Extreme positive allometry of animal adhesive pads and the size limits of adhesion-based climbing

Labonte, David, Clemente, Christofer J., Dittrich, Alex, Kuo, Chi-Yun, Crosby, Alfred J., Irschick, Duncan J. and Federle, Walter (2016) Extreme positive allometry of animal adhesive pads and the size limits of adhesion-based climbing. Proceedings of the National Academy of Sciences, 113 (5). pp. 1297-1302.

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Official URL: https://doi.org/10.1073/pnas.1519459113

Abstract

Organismal functions are size-dependent whenever body surfaces supply body volumes. Larger organisms can develop strongly folded internal surfaces for enhanced diffusion, but in many cases areas cannot be folded so that their enlargement is constrained by anatomy, presenting a problem for larger animals. Here, we study the allometry of adhesive pad area in 225 climbing animal species, covering more than seven orders of magnitude in weight. Across all taxa, adhesive pad area showed extreme positive allometry and scaled with weight, implying a 200-fold increase of relative pad area from mites to geckos. However, allometric scaling coefficients for pad area systematically decreased with taxonomic level and were close to isometry when evolutionary history was accounted for, indicating that the substantial anatomical changes required to achieve this increase in relative pad area are limited by phylogenetic constraints. Using a comparative phylogenetic approach, we found that the departure from isometry is almost exclusively caused by large differences in size-corrected pad area between arthropods and vertebrates. To mitigate the expected decrease of weight-specific adhesion within closely related taxa where pad area scaled close to isometry, data for several taxa suggest that the pads’ adhesive strength increased for larger animals. The combination of adjustments in relative pad area for distantly related taxa and changes in adhesive strength for closely related groups helps explain how climbing with adhesive pads has evolved in animals varying over seven orders of magnitude in body weight. Our results illustrate the size limits of adhesion-based climbing, with profound implications for large-scale bio-inspired adhesives.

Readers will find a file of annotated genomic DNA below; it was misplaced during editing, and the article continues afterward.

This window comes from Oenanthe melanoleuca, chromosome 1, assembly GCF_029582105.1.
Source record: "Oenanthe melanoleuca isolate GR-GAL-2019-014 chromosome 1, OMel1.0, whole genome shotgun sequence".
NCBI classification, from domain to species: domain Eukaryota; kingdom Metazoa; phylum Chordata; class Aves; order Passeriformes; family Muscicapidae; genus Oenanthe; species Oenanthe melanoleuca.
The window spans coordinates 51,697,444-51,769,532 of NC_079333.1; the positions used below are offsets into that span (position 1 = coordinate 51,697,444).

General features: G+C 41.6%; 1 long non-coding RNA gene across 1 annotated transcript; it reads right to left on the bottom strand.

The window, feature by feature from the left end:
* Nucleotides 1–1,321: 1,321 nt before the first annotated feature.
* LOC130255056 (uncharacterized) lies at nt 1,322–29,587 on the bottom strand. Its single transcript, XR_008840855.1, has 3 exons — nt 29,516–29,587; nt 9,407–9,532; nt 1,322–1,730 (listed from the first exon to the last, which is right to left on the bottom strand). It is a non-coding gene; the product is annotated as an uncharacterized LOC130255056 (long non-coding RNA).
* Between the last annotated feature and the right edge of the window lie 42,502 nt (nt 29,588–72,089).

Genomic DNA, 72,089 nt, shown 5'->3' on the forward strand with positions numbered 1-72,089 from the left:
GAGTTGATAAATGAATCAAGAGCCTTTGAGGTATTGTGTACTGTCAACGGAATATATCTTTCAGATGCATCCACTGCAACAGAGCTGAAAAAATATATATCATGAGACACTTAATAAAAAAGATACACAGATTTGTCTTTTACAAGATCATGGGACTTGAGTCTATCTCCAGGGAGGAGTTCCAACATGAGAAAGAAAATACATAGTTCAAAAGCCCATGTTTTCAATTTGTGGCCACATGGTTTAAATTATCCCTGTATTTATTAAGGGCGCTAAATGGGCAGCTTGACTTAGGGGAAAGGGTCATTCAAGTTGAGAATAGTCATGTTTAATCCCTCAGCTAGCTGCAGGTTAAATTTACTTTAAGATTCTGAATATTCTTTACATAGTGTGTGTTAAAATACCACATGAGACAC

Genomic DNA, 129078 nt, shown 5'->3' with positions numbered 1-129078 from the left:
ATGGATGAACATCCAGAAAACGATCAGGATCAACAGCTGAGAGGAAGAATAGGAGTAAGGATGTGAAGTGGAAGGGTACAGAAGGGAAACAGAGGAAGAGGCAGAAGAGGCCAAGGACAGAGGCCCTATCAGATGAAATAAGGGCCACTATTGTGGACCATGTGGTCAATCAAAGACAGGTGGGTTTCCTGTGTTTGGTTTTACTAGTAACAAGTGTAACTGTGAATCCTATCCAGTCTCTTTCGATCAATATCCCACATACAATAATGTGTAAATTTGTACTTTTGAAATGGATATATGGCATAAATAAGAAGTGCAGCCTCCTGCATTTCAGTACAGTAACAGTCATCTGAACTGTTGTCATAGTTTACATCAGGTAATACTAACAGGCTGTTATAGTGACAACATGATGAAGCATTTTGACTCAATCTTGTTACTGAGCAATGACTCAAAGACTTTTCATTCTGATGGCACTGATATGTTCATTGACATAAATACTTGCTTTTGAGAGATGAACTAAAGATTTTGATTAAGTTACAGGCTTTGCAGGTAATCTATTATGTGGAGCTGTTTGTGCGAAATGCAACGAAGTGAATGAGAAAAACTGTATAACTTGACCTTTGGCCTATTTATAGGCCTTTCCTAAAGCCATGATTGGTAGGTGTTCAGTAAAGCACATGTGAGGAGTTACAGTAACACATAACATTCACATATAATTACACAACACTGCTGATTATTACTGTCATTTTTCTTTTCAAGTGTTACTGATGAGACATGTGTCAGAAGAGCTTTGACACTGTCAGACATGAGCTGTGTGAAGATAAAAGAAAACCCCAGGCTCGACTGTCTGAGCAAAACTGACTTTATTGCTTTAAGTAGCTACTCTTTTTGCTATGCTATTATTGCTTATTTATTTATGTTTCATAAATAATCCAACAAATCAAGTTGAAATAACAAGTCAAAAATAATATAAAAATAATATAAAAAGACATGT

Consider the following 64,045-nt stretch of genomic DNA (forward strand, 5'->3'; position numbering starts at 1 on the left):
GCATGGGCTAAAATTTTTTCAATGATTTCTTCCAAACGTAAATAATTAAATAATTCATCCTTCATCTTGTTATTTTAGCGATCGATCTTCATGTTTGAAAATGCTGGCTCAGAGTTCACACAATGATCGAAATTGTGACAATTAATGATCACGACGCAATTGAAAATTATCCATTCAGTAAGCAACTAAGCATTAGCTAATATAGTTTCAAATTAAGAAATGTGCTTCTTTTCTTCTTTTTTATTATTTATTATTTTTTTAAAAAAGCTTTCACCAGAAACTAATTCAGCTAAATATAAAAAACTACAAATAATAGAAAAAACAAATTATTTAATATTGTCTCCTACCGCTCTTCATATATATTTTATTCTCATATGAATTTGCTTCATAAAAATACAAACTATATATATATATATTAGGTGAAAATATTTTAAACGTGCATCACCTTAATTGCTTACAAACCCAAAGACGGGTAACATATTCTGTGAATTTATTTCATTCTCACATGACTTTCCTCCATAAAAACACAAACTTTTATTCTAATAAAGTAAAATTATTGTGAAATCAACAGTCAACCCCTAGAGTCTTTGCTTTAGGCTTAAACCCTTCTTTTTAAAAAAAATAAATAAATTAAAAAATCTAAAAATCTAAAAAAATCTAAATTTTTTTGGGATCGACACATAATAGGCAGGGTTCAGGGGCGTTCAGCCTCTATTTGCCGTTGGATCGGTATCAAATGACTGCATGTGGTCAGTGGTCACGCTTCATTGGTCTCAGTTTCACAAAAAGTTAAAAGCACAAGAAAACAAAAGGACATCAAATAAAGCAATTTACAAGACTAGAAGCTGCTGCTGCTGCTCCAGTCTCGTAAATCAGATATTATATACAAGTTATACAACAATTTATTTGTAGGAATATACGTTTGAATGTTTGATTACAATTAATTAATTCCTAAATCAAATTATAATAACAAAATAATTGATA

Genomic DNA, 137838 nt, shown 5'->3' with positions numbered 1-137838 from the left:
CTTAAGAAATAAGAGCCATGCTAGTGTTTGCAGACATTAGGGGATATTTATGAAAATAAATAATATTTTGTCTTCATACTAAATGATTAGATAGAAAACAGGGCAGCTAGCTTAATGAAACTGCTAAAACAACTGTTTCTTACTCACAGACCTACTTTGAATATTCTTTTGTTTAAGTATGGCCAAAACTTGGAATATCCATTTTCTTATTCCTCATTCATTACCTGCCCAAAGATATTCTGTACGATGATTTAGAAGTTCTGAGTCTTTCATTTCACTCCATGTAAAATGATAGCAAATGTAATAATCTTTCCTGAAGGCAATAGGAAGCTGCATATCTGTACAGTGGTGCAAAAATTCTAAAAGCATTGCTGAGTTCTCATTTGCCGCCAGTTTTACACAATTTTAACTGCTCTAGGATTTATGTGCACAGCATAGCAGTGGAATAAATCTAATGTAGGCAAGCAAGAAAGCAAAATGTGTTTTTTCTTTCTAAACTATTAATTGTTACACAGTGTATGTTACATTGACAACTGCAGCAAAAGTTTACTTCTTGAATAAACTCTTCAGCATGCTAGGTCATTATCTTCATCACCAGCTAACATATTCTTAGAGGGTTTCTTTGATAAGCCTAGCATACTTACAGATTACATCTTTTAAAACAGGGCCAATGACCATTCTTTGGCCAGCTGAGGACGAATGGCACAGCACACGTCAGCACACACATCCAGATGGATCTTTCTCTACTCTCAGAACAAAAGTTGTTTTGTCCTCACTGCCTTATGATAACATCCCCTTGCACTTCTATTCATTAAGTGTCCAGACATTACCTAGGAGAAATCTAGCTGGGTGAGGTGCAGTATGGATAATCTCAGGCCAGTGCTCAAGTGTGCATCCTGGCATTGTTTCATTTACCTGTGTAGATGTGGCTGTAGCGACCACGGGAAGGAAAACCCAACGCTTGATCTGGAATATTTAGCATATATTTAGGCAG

Item Type: Article
Journal / Publication Title: Proceedings of the National Academy of Sciences
Publisher: National Academy of Sciences
ISSN: 1091-6490
Departments: Forestry and Conservation
Depositing User: Anna Lupton
Date Deposited: 11 Oct 2019 13:05
Last Modified: 11 Oct 2019 13:05
URI: http://insight.cumbria.ac.uk/id/eprint/5152

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